By Blogger Mary, at 7/14/2006 09:56:00 AM  

  • My number one requirement is that it be flannel. I just think it makes the quilt so much more cuddly and there's such a wide variety out there it's easy to find something that goes well with the front.

    By Blogger Laurie Ann, at 7/14/2006 10:29:00 AM  

  • I tend to use something the "goes with" the front, so if a corner is flipped over on a sofa or something it doesn't scream at you. That said, whatever I have around that kinda fits that criteria would be my back....

    By Blogger quiltpixie, at 7/14/2006 10:31:00 AM  

  • Love this discussion! I use my stash for my backings...coordinate fabrics to the front or at least part of the front fabric onto the back as I always has leftovers. Always pieced backings, but big. I used muslin on the back in the 80's because I thought we were SUPPOSED to...I'd much rather have something pretty on the back now.

    By Blogger Maureen, at 7/14/2006 10:33:00 AM  

  • I'm all over the place, too. I've gotten over it having to be from the same line of fabrics or perfectly matching. Lately I've been using leftovers from the front on the back. That way I don't have to put any of that fabric back in my stash! :)

    I made one mistake on a backing that used leftover blocks from the front. It made Judy's job real hard the way I had that backing put together. Sorry, Judy. But I learned from that experience, so that's a good thing! LOL

    Good topic, Judy. I'll be reading all the comments here!

    By Blogger Vicky, at 7/14/2006 01:04:00 PM  

  • Most of the quilts I make are for charity and for those I look for something in the charity stash that is big enough or nearly big enough and not absolutely hideous with the front. Lately I've pieced some of the scraps from the front into a back to make it wide enough or long enough.

    When I'm making a gift quilt or a "keeper", I'm more particular about what I put on the back. I look for something that matches and it usually means a trip to the quilt shop as I do seldom have backing-sized pieces in my personal stash.

    By Blogger SusanB, at 7/14/2006 03:18:00 PM  

  • I use whatever I have hanging around! I buy discontinued fabrics at the quilt shop when they are priced way down (I can get some of them for $2 a yard). I'll buy whatever is left on the bolt for that price. I'll also piece backings if I want to use up some fabric pieces. I personally don't care whether the backings match the front or not. I have never and will never use a sheet.

    By Blogger Joanne, at 7/14/2006 05:15:00 PM  

  • I seem to use what is big enough from my stash or sometimes I buy just co-ordinating fabrics

    By Blogger Patty, at 7/14/2006 07:36:00 PM  

  • Thanks for the lesson on backs!

    What I'd like to know is... say you've got a mostly two color quilt; navy to dark greens paired with creams. Should you use a lighter backing (to go with the thread you use on the front cream fabrics) or a darker backing (to go with the thread you use on the dark colors) or does it matter?

    By Blogger ForestJane, at 7/14/2006 11:32:00 PM  

  • I like the backing to match the front of the quilt. It does not have to be the same fabric, but colour wise it should be a match. Double width fabrics are very very rare here, so I usually piece my backings - often from stash, randomly. Lately I have started using plain muslin too.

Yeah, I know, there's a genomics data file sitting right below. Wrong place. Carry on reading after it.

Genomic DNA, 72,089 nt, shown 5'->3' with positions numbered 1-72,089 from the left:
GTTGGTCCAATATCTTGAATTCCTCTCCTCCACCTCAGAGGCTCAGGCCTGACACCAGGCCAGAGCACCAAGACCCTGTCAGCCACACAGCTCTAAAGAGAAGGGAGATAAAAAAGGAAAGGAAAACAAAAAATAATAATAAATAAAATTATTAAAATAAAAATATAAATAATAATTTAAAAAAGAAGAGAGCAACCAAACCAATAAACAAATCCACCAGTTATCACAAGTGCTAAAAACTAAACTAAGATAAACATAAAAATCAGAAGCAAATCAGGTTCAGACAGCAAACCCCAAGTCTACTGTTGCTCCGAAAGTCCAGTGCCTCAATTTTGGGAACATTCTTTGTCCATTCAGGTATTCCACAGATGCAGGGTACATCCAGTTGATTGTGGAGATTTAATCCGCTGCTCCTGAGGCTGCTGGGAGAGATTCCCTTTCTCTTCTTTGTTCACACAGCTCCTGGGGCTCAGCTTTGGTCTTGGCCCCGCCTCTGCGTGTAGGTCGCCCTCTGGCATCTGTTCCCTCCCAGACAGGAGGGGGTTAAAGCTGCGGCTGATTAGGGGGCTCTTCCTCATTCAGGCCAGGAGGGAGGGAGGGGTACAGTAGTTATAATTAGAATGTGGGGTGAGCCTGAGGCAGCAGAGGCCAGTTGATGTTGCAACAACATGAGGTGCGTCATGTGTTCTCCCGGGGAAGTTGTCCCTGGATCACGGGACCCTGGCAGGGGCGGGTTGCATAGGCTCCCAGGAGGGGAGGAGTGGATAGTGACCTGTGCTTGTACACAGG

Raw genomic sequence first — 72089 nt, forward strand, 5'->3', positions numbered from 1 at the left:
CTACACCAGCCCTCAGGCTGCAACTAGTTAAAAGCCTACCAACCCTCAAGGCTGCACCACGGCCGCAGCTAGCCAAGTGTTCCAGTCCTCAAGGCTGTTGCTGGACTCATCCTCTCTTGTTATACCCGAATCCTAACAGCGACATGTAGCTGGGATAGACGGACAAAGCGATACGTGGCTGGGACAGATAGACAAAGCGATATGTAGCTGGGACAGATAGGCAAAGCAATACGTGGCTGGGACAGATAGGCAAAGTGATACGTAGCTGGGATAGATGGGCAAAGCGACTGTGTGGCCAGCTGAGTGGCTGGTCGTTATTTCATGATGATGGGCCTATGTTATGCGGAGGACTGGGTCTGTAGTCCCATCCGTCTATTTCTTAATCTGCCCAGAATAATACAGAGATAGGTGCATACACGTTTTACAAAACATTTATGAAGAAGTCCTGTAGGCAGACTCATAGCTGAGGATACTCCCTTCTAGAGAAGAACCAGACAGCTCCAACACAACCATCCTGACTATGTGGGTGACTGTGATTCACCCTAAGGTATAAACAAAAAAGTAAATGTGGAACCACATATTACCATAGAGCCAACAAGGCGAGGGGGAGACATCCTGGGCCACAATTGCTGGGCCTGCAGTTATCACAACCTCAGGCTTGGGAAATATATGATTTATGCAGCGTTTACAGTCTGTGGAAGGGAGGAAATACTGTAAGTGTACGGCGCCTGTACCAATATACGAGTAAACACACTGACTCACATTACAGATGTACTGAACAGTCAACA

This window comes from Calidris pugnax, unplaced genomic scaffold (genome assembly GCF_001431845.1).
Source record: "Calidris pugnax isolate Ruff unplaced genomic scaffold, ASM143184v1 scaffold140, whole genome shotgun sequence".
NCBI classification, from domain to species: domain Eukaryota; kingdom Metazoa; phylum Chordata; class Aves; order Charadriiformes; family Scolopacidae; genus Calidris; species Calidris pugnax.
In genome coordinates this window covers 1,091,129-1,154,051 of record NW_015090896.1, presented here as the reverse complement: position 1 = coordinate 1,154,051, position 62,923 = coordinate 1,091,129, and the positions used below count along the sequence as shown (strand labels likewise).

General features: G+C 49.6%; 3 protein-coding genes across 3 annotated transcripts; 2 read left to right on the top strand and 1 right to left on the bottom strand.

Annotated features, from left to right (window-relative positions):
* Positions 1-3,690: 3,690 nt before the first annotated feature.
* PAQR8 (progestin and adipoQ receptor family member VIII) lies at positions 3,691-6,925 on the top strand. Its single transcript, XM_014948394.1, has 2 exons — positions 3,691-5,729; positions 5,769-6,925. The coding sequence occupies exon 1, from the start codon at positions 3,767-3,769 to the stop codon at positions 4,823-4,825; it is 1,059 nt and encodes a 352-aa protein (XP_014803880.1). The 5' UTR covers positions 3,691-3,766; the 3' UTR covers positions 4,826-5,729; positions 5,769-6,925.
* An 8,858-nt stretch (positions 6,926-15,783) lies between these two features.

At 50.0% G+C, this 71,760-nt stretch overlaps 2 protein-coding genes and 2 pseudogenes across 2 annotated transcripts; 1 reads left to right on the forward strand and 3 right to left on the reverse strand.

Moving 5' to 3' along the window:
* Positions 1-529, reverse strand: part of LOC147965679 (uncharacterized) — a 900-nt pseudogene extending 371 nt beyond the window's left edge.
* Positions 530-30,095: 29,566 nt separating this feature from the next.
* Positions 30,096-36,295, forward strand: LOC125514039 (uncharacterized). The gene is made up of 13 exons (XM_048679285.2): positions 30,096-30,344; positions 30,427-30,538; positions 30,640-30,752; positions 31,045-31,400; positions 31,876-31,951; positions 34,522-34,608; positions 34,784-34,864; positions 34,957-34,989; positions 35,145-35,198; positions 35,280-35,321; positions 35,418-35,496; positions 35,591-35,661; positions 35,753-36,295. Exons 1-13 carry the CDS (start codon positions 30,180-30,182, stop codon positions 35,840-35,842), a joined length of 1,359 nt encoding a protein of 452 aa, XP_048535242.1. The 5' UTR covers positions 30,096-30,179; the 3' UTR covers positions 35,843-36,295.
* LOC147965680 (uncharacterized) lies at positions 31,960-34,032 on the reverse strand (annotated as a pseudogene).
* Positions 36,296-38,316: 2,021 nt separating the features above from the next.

By Blogger Hanne, at 7/15/2006 07:46:00 AM  

  • I buy sale fabric at my LQS to keep in a stack for backings. I get 3 or 4 yard peices and then try to match the tone to the tops. No white top and black backs. Such things like that.

    Good post!!

    By Blogger Judy, at 7/16/2006 10:16:00 AM  

  • I made pillowcases for my chemist husband and son from that mad cat scientist fabric. They loved them.

    By Blogger Kay, at 7/16/2006 03:15:00 PM  

  • I've used different things for back. It depends on the particular quilt & if I think people will be seeing it a lot.

    I've used up left over scrap strips & sections. I've used anything that is on sale. (always trying to blend in with the top) I've also been selective & used matching prints from the fronts, like for a trunk show, pattern sample, quilt show or gift quilt.

    Prints & florals are more forgiving on the back than plain fabrics in case there is a problem with the quilting.

    By Anonymous Anonymous, at 7/16/2006 04:54:00 PM  

  • Sometimes I have purchased enough fabric for the back, if I have found it at a good sale. But usually, I use leftover printed fabric from stuff I have already used on the quilt, and sometimes have to add other things from my stash. A lot of times, my back looks better than the front. (My quilt for Iris and my Mom both have that condition!) I love pieced backing because they add interest to the quilt, and sometimes make it reversible.

    But I did have a question. When I look at patterns, they have you use the length of the fabric for the back, so if your quilt is say 70" X 50", you would have to buy double, 140" since the width is more than 45". But that seems like you are wasting a lot of fabric. It makes more sense to me that you can cut half of it from the length, but then you could piece the rest from the width so you wouldn't have to buy quite so much fabric. I have done that before without any problems, but does mixing grains like that cause problems for people?

    By Blogger Shelina, at 7/16/2006 08:19:00 PM  

  • wOh heck, now you have me wondering what I have used for backs - sad huh?

    I hope your family is coping o.k. (I've onle been to the top of my blog lines the past couple of time I have tried....)

    By Blogger The Calico Cat, at 7/24/2006 11:05:00 AM